CELEBRATING AFRICA: A slice of Africa’s culture and creativity are coming to Mercedes-Benz Fashion Week. On Friday, the launch of Arise Magazine, a new monthly title published by Nigerian newspaper ThisDay, will be marked with the African Fashion Collective 2009 fashion show at the Bryant Park tents. The event will highlight the work of four African designers or designer labels: Xuly Bët from Mali, Stoned Cherrie from South Africa and Nigeria’s Tiffany Amber and Momo. Each is expected to unveil 12 to 15 looks at the show.
“New York Fashion Week is one of the most preeminent fashion weeks in the world, and we thought it is the place to be at this time,” said ThisDay chairman and chief executive officer Nduka Obaigbena. “I think it’s about an opportunity.…Africa has been under-reported and under-recognized. Meanwhile, so many big talents have African origins. We think it’s time Africa gets the rightful recognition in the global cultural landscape, and its fashion contribution is one of them.”
Arise, which features Naomi Campbell, Liya Kebede and Alek Wek on its launch cover, is dedicated to African accomplishments in business, politics, fashion, music and overall culture, and is being sold in cities such as New York, London and Paris. President Barack Obama will be featured on the cover of the next issue.
Before the show, Obaigbena will hand the first Arise/ThisDay Icon of Style Award to Bethann Hardison.
Obaigbena plans to return next season. “We are happy to be in New York, and a part of the landscape and to show talent, excellence and creativity coming out of Africa, both in terms of the magazine and in terms of the designers,” he said. — Marc Karimzadeh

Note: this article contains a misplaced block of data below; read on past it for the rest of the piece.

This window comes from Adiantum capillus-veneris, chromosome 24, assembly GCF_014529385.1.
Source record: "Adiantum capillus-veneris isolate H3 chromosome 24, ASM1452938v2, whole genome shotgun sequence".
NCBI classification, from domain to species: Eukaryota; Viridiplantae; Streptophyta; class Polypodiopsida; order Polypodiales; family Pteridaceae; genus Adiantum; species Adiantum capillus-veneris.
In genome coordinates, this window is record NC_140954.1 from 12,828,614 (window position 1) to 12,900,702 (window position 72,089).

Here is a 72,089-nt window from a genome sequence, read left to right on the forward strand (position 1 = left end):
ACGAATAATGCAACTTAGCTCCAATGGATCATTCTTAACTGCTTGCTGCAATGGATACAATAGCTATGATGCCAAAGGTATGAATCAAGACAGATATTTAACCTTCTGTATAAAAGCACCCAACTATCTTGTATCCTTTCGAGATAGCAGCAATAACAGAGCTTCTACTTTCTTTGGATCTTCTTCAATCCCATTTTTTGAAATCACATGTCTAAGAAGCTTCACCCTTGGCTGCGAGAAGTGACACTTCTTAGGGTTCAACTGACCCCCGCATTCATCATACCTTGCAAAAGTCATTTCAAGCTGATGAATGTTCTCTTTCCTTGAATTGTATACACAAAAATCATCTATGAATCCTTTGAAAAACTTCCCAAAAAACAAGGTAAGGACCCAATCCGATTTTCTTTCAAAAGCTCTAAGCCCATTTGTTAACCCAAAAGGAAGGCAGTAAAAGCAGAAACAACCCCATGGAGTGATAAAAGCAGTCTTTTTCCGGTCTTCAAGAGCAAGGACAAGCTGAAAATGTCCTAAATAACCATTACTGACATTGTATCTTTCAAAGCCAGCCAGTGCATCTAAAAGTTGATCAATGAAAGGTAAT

ON THE OUTS: The pool of shelter magazines is steadily shrinking, but that doesn’t mean Architectural Digest editor in chief Paige Rense has gotten any less competitive, as Carleton Varney recently learned the hard way. The interior designer, whom the magazine named one of the 30 Deans of American design, made the fatal mistake of allowing House Beautiful to publish in its February issue a Wisconsin lake home he decorated. He also had a spread in that month’s Architectural Digest, but that didn’t placate Rense, who promptly disinvited Varney from a panel she was moderating in South Florida late last month, reportedly even having the programs reprinted to leave him off. Varney confirmed the story. “Paige and I have been friends for so long, and I would never want to do anything to hurt her,” he told WWD. “But Paige likes for people to be solely hers.” Did he think he was permanently barred from the magazine? Varney laughed. “I don’t know. It’s all destiny. Certainly I hope our friendship will continue.” A spokeswoman for Rense did not respond to messages. — Irin Carmon